Former human rights lawyer and key loyalist to former Pres. Roh Moo-hyun
Renews bid for presidency after losing to Park Geun-hye in 2012
Moon Jae-in, the presidential nominee of the liberal Democratic Party, often comes across as an activist rather than statesman.
Despite serving nearly 10 years in the top echelons of government and party politics, his image is removed from backroom deals, authoritarian arrogance and sordid ties with businesses, which often characterize Korean political leaders.
As a former radical activist and chief aide to a liberal president, however, he faces conservatives' suspicions about his credentials as a leader to steer the nation through daunting challenges of economic slowdown and North Korean threats.
Moon was nominated Monday as the presidential candidate of the nation's largest party after sweeping the four rounds of the primary for the past eight days.
The former pro-democracy activist and human rights lawyer is the most favored to win the May 9 presidential election. The latest poll released Monday put Moon on top among all presidential hopefuls, with a 34.9 percent approval rating, nearly double the 18.7 percent secured by runner-up Ahn Cheol-soo of the centrist People's Party.
Born to a poor family in Geoje, a small island located some 420 kilometers south of Seoul in South Gyeongsang Province, the 64-year-old made his debut in the public arena in 2002 as a key campaigner for then-presidential candidate Roh Moo-hyun.
After Roh became president, Moon served as a senior secretary in 2005-2006 and chief of staff in 2007-2008.
After spending nearly four years in the wilderness, he entered politics in 2012, when he was elected to the National Assembly in Busan, the country's second-largest city, which is closely located to his hometown but considered a traditional stronghold of conservatives.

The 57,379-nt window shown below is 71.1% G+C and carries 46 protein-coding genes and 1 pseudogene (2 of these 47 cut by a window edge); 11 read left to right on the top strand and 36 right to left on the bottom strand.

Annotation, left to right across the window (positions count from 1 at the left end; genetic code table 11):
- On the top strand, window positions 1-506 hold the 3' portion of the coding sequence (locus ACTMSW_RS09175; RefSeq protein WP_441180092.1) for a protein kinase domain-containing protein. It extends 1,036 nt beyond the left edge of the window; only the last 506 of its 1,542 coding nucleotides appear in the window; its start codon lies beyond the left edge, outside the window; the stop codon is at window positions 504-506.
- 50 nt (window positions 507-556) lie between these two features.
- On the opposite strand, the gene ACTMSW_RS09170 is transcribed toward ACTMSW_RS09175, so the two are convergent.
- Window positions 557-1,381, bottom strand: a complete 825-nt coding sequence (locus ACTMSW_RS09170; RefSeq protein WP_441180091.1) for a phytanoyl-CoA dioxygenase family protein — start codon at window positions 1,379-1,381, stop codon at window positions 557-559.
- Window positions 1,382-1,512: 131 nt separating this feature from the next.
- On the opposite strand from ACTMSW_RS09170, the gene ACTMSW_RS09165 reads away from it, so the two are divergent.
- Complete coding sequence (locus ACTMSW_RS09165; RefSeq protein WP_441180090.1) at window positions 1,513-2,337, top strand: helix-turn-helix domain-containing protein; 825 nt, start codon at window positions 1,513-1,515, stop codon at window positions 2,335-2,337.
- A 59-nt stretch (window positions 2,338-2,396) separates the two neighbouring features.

He later went on to represent the then main opposition Democratic United Party in the 2012 presidential election. He lost to Park Geun-hye of the then ruling Saenuri Party, which, following her impeachment in December, split into the Liberty Korea Party and the Bareun Party.
In his second shot at the presidency, Moon is set to face opponents from both conservative parties -- Hong Joon-pyo of the Liberty Korea Party and Yoo Seong-min of the Bareun Party.
Despite what many observers here call his comfortable lead in recent presidential polls, the former chief of the Democratic Party faces many obstacles in his path to the top government position.
Moon is known to have spent most of his college years at the front lines of a student movement against the dictatorship of then-President Park Chung-hee, who is the late father of the recently ousted president.
He was arrested in 1975 and in 1980 for staging pro-democracy demonstrations.
However, his past career apparently continues to provide a source of attacks to this date by his conservative opponents, who often portray the presidential front-runner as a radical and a "commie."
His push for reconciliation with North Korea and reluctance to criticize its human rights violations are often criticized by right-wing politicians as appeasement.
Those close to Moon note he spent much of his life as a fighter, but that he fought for the have-nots and the socially weak, whose well-being should be the priority for the next government as the growing social and economic inequality undermines the nation's future growth and social integration.
For nearly two decades before joining politics, Moon worked together with the late President Roh as a human rights lawyer.
Moon graduated from Seoul's Kyunghee University and passed the state bar exam in 1980. He is married with one son and a daughter.